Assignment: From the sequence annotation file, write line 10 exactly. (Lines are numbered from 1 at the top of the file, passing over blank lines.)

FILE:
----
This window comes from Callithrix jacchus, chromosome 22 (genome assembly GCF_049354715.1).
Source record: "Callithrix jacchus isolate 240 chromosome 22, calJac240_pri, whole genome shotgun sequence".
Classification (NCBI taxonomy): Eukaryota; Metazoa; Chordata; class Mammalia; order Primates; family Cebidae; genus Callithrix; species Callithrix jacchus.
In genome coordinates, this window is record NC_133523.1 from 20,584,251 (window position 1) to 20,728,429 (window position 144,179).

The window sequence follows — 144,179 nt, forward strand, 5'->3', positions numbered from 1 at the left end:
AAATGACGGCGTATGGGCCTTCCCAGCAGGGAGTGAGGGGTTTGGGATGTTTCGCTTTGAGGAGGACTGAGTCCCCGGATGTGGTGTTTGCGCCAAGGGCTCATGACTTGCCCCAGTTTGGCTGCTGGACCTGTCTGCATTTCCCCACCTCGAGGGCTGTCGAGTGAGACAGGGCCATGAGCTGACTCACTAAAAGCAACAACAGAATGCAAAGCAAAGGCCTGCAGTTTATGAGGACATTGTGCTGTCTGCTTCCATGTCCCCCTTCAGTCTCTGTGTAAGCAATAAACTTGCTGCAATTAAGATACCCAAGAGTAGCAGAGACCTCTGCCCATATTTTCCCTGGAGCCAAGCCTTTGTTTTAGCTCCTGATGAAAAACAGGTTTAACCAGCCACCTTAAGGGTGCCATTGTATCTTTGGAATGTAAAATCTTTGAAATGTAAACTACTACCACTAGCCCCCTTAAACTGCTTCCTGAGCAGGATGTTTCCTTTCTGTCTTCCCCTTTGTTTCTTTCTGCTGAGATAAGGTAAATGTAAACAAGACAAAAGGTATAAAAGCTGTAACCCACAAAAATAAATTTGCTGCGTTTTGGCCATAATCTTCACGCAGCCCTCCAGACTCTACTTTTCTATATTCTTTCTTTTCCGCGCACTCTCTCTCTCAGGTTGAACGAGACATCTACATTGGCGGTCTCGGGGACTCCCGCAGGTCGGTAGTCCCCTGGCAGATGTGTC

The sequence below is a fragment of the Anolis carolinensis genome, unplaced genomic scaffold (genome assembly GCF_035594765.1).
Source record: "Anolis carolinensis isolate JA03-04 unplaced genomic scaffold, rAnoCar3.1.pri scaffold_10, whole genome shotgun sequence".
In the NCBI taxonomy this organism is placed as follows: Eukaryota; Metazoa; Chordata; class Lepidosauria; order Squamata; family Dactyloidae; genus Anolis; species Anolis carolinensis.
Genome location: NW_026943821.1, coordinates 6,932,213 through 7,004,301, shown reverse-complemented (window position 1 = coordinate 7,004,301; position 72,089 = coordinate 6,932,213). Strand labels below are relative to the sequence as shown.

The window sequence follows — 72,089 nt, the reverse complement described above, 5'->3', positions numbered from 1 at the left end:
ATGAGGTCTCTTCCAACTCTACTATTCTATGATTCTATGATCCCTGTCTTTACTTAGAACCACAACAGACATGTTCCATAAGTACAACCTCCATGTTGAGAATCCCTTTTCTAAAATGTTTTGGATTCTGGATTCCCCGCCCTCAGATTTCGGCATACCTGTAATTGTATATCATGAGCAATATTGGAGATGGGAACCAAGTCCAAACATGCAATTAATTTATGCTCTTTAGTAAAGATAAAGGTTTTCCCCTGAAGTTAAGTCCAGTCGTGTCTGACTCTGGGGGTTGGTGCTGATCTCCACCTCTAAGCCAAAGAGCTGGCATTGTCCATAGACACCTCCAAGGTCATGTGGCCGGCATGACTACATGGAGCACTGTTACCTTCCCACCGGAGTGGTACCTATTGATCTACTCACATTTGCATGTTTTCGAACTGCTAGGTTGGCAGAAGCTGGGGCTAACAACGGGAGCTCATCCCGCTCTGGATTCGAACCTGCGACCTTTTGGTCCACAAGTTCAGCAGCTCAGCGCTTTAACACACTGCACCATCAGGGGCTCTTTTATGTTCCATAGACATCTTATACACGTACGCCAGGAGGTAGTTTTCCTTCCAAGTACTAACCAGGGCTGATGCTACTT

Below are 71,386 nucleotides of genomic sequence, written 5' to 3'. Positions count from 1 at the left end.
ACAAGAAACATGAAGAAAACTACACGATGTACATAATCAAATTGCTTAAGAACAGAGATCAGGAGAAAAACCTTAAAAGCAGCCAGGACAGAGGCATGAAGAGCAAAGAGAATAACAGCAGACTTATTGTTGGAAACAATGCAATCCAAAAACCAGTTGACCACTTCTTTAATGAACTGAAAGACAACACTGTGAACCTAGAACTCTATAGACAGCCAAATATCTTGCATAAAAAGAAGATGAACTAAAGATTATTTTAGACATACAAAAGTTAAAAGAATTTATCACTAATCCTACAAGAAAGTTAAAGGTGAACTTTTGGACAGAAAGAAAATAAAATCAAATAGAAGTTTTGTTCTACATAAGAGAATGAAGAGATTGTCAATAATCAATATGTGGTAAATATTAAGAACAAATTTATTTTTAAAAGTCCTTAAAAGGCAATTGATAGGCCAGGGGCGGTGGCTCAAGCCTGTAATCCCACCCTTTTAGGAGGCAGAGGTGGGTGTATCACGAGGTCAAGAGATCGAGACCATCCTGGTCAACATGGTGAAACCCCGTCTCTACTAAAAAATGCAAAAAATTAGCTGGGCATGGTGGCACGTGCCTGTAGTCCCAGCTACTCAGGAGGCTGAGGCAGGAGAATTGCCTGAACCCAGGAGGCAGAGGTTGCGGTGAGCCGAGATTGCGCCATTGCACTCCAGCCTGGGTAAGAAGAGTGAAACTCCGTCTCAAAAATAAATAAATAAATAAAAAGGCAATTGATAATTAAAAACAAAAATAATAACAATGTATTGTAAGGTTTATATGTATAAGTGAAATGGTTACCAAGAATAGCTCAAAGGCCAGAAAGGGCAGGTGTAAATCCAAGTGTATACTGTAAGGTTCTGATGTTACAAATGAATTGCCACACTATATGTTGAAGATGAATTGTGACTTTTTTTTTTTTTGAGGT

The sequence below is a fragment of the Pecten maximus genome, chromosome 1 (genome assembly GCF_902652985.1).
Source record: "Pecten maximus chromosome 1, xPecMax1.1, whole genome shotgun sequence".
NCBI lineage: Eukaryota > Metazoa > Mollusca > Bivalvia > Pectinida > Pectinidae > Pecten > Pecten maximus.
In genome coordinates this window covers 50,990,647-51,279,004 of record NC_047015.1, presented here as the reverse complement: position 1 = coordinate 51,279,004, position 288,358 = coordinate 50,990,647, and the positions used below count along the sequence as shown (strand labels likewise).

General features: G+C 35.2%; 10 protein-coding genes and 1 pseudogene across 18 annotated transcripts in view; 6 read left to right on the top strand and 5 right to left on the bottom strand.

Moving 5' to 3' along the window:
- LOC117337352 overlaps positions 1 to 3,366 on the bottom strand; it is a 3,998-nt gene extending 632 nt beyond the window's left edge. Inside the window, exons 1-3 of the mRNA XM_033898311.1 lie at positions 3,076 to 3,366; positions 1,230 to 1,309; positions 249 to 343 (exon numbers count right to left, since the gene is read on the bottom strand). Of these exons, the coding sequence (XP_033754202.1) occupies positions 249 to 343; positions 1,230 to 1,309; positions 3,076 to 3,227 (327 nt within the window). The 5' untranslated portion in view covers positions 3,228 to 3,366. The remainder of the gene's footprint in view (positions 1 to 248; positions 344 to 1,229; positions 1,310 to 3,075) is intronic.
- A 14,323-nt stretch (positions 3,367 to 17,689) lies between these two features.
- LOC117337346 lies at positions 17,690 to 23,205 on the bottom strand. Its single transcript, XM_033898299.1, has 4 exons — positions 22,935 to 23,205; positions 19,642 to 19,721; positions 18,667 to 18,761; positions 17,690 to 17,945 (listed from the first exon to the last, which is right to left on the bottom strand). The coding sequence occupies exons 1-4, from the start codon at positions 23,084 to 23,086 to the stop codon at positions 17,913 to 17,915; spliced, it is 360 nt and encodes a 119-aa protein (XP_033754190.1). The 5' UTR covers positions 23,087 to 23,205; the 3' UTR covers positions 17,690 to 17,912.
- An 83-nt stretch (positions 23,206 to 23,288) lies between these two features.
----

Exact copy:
Genome location: NW_026943821.1, coordinates 6,932,213 through 7,004,301, shown reverse-complemented (window position 1 = coordinate 7,004,301; position 72,089 = coordinate 6,932,213). Strand labels below are relative to the sequence as shown.